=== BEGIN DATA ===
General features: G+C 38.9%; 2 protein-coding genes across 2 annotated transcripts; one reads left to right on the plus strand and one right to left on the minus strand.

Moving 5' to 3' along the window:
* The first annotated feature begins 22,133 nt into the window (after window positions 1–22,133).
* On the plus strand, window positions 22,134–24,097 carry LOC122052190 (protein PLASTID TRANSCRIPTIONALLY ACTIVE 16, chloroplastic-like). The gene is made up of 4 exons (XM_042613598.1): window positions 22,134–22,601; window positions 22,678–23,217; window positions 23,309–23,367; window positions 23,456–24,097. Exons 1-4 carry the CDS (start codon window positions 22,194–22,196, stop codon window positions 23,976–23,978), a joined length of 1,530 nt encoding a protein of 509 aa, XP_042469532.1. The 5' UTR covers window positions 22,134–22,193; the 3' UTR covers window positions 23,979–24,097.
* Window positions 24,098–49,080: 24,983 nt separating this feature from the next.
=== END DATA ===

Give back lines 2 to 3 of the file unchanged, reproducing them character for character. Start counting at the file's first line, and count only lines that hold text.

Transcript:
Moving 5' to 3' along the window:
* The first annotated feature begins 22,133 nt into the window (after window positions 1–22,133).